We've had a request by our asset management department to provide remote connectivity to the OCI MySQL database with read-only rights. They want to pull some information as it relates to enterprise storage assets. They gave me a list of Windows Active Directory accounts that would need the read-only access to the MySQL database.
However, in searching the documentation I can only find reference to remote connections to MySQL within the Data Warehouse documentation. It states:
"When accessing MySQL, connect to the MySQL database on the machine where Data Warehouse is installed. The MySQL port is 3306 by default; however, you can change it during installation. The user name and password is dwhuser/netapp123."
Is dwhuser the only way to connect to the MySQL back end database?
Is it safe to give those credentials to another department to use?
Does dwhuser have any rights that could be potentially harmful to the database (like admin rights)?
Any way to add AD accounts for read-only access?
For reference, we are running OCI 7.2.2.
Thanks a lot for any info.
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Is there any way to give them access only following table . ?
You could create a new user for this particular use case and modify the schema to grant your new users access exclusively to the tables in question.
You would probably need to re-implement this change after any backup/restore, including during upgrade.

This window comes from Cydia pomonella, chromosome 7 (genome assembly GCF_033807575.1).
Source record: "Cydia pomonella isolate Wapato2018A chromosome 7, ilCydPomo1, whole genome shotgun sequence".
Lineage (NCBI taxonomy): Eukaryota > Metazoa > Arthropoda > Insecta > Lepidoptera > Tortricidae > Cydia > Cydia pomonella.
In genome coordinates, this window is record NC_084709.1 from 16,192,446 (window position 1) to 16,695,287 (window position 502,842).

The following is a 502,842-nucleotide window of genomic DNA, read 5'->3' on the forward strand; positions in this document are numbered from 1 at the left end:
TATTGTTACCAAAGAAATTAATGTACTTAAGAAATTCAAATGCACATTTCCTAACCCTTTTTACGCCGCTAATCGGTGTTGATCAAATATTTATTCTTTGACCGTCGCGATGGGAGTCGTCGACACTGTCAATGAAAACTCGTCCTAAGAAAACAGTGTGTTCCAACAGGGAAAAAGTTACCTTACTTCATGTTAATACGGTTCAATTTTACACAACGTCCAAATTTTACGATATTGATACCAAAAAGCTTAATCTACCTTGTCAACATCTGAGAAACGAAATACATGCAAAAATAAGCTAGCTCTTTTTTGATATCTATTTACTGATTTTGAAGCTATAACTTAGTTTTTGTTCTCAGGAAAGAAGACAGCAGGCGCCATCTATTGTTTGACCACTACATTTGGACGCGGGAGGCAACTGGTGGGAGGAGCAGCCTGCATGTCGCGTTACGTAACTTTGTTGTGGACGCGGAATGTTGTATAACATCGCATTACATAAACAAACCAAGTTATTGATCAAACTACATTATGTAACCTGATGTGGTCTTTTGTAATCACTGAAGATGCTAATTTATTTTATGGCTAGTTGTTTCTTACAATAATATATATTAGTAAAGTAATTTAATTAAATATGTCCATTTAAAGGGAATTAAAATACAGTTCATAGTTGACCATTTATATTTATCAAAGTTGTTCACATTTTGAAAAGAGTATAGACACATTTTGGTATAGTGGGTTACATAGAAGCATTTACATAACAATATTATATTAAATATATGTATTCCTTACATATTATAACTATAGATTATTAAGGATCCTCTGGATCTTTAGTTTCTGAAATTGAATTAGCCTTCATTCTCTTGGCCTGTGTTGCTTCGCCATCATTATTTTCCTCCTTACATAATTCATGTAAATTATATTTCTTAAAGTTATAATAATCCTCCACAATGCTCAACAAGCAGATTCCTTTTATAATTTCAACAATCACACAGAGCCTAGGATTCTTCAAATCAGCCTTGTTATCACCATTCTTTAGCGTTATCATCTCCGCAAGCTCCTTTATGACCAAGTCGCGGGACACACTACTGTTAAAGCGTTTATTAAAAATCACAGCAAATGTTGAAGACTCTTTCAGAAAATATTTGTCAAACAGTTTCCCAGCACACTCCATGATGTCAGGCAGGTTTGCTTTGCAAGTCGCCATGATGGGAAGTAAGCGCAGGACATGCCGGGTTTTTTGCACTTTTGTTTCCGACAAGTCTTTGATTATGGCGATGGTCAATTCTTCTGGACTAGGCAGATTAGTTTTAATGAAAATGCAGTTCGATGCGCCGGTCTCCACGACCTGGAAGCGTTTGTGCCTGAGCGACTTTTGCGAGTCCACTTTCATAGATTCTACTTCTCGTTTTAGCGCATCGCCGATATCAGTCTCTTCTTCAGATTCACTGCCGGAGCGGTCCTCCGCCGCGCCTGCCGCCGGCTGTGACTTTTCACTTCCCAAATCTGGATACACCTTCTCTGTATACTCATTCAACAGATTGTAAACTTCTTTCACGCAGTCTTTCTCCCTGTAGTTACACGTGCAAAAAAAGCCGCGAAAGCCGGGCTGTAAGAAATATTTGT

Unless the restriction is very important, it may not be worth the effort.
What is the use case for AD users having access?
Is the goal to avoid a shared user account, which is an admitted current limitation?
No, this is currently not supported.
I have been looking at some MySQL features to contemplate what would be within the realm of possible (which implies nothing from an OCI support perspective, rather, I am curious if I see anything that would be adaptable for future OCI versions to use).
Doesn't seem very viable, because it requires each user account to be manually created in MySQL - i.e, you are mapping a Windows account to a MySQL user account, and it doesn't seem possible to do something like
"When username is a member of group X, create username with mysql permissions GRANT ____ on tables _____"
Instead, you are mapping a group to a specific mysql user, which I would tend to think wouldn't help much, as you couldn't seemingly understand within mysql who is doing what (any slow query run by a human would appear as the same username)